Olympic curlers resign, citing abuseFour out of five players from Korea’s national women’s curling team abruptly tendered written resignations on Monday after the 2014 Ford World Women’s Curling Championship in Saint John, Canada, claiming that they had been verbally abused and harassed by a coach.
The athletes also alleged that he forced them to donate a certain amount of their prize money after the Sochi Olympics to support middle and high school curling teams.
The Gyeonggi government organized a joint investigation team with the Gyeonggi Sports Council on Thursday, questioning the four players later that day. The coach was summoned yesterday.
According to a briefing yesterday by the Gyeonggi government, the players claim that the coach used violent language during training sessions and sexually harassed another curler.
Furthermore, when Shinsegae, a Korea Curling Federation sponsor, promised the team 70 million won ($65,446) in prize money following the 2014 Sochi Winter Olympics in Russia, the coach allegedly suggested that each curler donate 1 million won.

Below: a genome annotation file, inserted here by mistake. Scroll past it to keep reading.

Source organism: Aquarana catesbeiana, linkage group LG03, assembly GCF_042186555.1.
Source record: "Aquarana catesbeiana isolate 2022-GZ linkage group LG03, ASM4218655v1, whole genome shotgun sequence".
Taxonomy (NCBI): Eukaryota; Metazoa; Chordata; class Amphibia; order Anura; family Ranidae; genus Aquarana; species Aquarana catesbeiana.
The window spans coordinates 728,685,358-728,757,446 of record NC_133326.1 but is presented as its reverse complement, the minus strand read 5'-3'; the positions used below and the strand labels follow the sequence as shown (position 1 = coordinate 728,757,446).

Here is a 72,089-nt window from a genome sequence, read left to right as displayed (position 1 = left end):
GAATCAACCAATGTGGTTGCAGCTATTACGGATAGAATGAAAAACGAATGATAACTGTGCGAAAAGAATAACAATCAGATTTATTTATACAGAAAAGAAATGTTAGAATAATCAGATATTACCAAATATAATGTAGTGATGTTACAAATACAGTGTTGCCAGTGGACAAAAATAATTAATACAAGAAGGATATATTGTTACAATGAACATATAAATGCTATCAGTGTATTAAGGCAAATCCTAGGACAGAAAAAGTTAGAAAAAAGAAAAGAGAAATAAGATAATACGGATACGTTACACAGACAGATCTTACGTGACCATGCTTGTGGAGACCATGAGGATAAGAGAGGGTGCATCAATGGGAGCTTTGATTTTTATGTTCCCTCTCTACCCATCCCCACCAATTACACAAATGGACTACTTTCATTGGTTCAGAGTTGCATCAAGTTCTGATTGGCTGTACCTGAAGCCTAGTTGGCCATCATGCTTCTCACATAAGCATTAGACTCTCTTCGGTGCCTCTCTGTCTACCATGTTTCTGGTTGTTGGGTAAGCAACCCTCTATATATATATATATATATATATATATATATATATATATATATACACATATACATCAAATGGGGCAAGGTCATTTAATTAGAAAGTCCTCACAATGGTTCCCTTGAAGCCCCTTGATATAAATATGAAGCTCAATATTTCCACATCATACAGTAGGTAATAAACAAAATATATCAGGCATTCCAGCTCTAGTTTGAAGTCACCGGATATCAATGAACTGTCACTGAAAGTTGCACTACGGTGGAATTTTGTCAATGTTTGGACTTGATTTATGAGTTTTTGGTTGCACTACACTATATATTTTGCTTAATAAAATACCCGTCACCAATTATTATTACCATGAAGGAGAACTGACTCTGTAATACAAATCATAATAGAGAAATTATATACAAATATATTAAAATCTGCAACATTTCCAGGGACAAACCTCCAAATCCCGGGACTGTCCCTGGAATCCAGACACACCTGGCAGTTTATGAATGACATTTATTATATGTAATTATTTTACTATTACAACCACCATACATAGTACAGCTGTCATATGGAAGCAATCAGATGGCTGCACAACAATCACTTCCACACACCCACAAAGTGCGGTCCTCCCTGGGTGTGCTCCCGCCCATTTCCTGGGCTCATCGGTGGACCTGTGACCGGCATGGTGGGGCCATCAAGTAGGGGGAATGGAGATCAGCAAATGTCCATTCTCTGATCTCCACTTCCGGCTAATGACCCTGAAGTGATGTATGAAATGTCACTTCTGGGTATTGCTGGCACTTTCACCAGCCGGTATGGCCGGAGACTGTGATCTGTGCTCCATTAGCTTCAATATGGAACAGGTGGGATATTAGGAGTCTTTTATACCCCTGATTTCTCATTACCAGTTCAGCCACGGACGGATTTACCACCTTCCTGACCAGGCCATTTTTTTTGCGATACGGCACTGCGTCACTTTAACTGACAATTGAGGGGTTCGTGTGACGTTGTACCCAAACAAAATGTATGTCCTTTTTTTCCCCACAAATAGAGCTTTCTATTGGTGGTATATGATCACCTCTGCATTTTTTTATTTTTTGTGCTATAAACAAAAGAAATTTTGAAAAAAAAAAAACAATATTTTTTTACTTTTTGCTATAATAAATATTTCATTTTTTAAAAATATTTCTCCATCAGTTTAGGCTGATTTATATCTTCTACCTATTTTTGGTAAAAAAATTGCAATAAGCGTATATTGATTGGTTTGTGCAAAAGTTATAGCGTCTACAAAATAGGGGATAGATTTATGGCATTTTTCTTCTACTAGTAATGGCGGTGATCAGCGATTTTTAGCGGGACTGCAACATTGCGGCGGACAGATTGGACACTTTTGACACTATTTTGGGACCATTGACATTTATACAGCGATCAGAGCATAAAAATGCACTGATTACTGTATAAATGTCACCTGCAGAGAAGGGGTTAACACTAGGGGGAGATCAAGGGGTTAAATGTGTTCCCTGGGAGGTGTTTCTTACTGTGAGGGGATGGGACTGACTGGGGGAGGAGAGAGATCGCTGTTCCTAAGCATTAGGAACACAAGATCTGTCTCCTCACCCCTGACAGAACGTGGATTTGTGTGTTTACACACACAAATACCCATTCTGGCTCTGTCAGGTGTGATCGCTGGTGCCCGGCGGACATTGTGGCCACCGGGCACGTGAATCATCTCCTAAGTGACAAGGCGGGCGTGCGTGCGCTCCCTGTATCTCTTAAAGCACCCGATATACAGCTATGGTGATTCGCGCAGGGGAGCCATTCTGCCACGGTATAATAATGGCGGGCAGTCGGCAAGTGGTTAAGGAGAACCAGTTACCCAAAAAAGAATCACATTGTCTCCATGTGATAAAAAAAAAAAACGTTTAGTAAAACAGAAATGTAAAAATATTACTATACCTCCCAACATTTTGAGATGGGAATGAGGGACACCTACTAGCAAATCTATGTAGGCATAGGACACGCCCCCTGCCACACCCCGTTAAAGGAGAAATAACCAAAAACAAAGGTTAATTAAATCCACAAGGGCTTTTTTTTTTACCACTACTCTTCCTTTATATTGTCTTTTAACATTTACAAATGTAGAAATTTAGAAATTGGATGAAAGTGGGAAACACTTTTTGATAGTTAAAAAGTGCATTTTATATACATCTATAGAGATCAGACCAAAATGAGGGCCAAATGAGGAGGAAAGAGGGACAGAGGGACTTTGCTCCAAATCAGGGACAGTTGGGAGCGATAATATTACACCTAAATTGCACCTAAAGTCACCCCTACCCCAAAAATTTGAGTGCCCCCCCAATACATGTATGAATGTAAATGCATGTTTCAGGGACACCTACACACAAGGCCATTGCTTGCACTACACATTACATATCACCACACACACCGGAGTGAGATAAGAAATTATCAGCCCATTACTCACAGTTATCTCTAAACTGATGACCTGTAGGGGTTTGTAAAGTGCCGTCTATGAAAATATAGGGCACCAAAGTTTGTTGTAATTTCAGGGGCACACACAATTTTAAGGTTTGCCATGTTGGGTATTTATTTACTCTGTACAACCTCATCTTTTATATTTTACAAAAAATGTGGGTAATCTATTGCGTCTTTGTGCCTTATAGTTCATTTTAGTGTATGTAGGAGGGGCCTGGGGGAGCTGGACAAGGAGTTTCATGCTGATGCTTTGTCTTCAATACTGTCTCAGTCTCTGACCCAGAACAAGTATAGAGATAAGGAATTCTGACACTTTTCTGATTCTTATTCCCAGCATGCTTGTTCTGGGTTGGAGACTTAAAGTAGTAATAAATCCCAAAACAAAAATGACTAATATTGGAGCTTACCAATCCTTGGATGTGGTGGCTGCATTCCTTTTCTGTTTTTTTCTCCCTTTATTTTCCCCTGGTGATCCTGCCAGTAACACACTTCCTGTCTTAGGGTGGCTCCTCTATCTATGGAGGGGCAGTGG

According to Hwang Jeong-eun, a spokeswoman for the Gyeonggi government, he also apparently scolded two curlers who refused to comply with his demands.
Each player is supposed to receive 7 million won. The coach reportedly admitted to most of the accusations leveled against him and said he will take responsibility. However, he told the investigators that he did not believe he was guilty of verbal abuse or sexual harassment.
“The coach admitted to most of the accusations,” Hwang said at the briefing. “He said he will take responsibility for his wrongdoings and resign.”
Meanwhile, the team’s manager has reportedly had little involvement in the case.
He returned to Korea because of a personal matter before the players filed their written resignations.
Hwang added that the Gyeonggi government does not have the authority to investigate him since he was appointed by the Korean Olympic Committee.
BY KIM BONG-MOON, LIM MYOUNG-SOO [firstname.lastname@example.org]